The book publishing industry is going in a lot of different directions right now. Given the uneveness and increasing instability of the societies served by the long-form text, not only in terms of business climate but in areas of technology, consumer economics, and subcultural trends, it makes sense that the industry will stay in fractured flux for quite some time.
Against these conditions there appears this article about independent bookstores in Madison and Dane County from the Cap Times. It cheers greatly to read local media giving some love to our area’s small bookstores. But the author only scratched the surface. With each having a different story behind it, the article could have profiled other stores for a much longer article, easily. I do appreciate that the writer featured Arcadia Books (not to be confused with Arcadian Press). I had not known about this place and it looks terrific—judging from the website it strikes me as one of those semi-idyllic crapshoot businesses that are simply done well enough to make it. I am going to find an excuse to go to Spring Green.
Disappointingly, the author did not include any mention of Rainbow. Neither did he make note of the second-hand shops and discounters. Frugal Muse, Half-Price Books, and Stony Hill Antiques are all worth a browse. Board members suggested that we draft a letter in response, to have our say and, more importantly, help the article gain in scope. Pasted below is what we came up with.
Few are the cities of Madison’s size that can support so many bookstores. As the field of bookselling and distribution continues to shift, and as books themselves continue to diversify in form, I wonder which of our town's stores will ride the oncoming waves into a new golden age of books and if any will drown in the choices before them.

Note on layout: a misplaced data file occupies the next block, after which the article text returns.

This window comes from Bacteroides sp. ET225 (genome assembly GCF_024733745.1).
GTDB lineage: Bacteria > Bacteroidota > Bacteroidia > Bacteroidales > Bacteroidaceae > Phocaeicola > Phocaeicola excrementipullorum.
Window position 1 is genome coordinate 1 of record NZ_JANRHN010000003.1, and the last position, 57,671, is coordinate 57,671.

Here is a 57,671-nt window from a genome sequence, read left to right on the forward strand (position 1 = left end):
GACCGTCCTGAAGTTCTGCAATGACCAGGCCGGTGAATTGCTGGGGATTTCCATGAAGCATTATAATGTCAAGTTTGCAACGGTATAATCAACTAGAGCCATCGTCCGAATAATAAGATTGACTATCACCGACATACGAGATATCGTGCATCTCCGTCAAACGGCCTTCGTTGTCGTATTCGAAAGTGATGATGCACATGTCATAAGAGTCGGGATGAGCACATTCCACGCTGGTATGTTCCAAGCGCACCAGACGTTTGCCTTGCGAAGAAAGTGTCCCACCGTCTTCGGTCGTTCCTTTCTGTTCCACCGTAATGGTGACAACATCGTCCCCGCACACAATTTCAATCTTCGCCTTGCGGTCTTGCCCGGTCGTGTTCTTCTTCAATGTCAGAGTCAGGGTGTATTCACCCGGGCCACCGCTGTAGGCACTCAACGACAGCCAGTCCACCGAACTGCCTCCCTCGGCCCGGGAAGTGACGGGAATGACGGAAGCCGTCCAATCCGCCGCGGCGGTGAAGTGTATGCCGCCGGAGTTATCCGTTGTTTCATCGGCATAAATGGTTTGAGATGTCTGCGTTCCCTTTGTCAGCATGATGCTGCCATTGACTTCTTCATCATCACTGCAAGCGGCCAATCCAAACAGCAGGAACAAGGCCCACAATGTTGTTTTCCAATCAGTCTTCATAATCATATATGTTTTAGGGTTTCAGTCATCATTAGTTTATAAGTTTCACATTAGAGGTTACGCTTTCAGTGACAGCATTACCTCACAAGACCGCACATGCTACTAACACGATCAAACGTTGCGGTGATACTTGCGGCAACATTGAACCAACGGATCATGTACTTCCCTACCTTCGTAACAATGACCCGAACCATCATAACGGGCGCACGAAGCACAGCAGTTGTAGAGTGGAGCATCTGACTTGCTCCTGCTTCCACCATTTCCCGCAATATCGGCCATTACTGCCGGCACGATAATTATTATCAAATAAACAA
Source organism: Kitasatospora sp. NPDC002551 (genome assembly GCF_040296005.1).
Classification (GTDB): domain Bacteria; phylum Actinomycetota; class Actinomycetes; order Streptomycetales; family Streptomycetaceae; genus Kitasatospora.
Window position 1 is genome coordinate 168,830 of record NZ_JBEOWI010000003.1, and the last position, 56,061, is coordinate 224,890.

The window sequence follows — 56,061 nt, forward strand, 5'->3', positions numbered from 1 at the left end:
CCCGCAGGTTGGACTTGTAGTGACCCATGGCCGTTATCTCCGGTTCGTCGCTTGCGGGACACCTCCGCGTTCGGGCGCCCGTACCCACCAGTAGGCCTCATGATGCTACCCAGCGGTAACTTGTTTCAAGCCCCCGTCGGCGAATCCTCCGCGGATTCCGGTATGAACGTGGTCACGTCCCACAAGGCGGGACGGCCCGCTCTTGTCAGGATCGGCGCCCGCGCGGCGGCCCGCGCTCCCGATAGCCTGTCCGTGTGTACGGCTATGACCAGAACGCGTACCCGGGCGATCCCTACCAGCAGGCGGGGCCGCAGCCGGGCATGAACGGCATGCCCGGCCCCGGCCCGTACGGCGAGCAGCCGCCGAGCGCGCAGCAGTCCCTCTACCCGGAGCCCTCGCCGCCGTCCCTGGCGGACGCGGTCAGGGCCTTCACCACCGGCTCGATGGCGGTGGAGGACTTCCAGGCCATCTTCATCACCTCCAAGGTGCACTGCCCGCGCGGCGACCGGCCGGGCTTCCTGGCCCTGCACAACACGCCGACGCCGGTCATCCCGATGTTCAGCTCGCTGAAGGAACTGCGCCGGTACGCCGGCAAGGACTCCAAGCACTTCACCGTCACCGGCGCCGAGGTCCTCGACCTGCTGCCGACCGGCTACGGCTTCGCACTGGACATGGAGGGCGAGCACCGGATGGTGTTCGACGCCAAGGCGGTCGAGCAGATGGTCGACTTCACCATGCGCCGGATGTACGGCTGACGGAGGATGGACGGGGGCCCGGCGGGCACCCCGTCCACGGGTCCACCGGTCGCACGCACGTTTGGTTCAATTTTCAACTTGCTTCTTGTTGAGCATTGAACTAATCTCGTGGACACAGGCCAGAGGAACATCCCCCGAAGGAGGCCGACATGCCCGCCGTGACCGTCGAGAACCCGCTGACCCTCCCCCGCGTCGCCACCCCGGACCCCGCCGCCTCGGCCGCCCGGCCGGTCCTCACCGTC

Dear Cap Times:
We read Rob Thomas’s article about Madison’s independent bookstores with delight and optimism. Ten years ago, by which time the big box stores had crushed independents in nearly every retailing category, who would have predicted the demise of the chains? And again, only five years ago the e-book revolution promised another sharp turn towards a paperless world. But in towns with serious readers books and independent bookstores persist.
Books, it is true, we can buy straight from our screens to our mailboxes. But books are always better with their associated people. The friendships, debates, and hanging-out that come with finding the people that correspond to one’s books are what we at another of Madison’s independents, Rainbow Bookstore Cooperative, aim to provide—books that come attached to an open community of engaged citizens, adventurous thinkers, and committed activists. Our store hosts events and study groups once or twice a week, at least, thereby helping to cultivate the progressive and intellectual life of Madison.
When it comes to the bookselling business, the writing on the wall is never quite what it seems, except maybe in the reliably quirky space of your favorite independent bookstore. So please come out, not just to Rainbow, but to Frugal Muse, Room of One’s Own, Paul’s. Go to Driftless Books and Music in Viroqua and People’s in Milwaukee. And Woodland Pattern, and all the other independent booksellers we are lucky to have across southern Wisconsin. Browse the shelves and maybe buy a book, but either way, leave with something priceless: a community and a culture that belongs to where you live.
Dan S. Wang
board members, Rainbow Bookstore Cooperative, Madison